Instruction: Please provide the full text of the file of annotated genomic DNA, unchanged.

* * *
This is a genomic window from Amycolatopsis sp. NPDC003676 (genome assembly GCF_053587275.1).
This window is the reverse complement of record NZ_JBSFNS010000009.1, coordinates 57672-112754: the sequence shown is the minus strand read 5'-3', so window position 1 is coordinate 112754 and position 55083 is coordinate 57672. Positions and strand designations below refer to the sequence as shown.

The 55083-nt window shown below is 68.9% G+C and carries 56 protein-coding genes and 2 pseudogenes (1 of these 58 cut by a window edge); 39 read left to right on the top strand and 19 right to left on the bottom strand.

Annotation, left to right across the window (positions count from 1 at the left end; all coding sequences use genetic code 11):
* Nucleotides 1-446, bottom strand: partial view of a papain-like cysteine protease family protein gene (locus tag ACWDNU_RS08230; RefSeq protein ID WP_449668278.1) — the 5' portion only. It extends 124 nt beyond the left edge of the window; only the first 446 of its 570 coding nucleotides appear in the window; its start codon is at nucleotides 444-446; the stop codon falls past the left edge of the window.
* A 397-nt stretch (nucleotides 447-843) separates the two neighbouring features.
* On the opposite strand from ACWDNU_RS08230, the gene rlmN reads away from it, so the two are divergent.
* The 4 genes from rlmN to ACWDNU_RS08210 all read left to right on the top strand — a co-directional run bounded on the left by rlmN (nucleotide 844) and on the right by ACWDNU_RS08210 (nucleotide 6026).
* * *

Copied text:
This is a genomic window from Amycolatopsis sp. NPDC003676 (genome assembly GCF_053587275.1).
This window is the reverse complement of record NZ_JBSFNS010000009.1, coordinates 57672-112754: the sequence shown is the minus strand read 5'-3', so window position 1 is coordinate 112754 and position 55083 is coordinate 57672. Positions and strand designations below refer to the sequence as shown.

The 55083-nt window shown below is 68.9% G+C and carries 56 protein-coding genes and 2 pseudogenes (1 of these 58 cut by a window edge); 39 read left to right on the top strand and 19 right to left on the bottom strand.

Annotation, left to right across the window (positions count from 1 at the left end; all coding sequences use genetic code 11):
* Nucleotides 1-446, bottom strand: partial view of a papain-like cysteine protease family protein gene (locus tag ACWDNU_RS08230; RefSeq protein ID WP_449668278.1) — the 5' portion only. It extends 124 nt beyond the left edge of the window; only the first 446 of its 570 coding nucleotides appear in the window; its start codon is at nucleotides 444-446; the stop codon falls past the left edge of the window.
* A 397-nt stretch (nucleotides 447-843) separates the two neighbouring features.
* On the opposite strand from ACWDNU_RS08230, the gene rlmN reads away from it, so the two are divergent.
* The 4 genes from rlmN to ACWDNU_RS08210 all read left to right on the top strand — a co-directional run bounded on the left by rlmN (nucleotide 844) and on the right by ACWDNU_RS08210 (nucleotide 6026).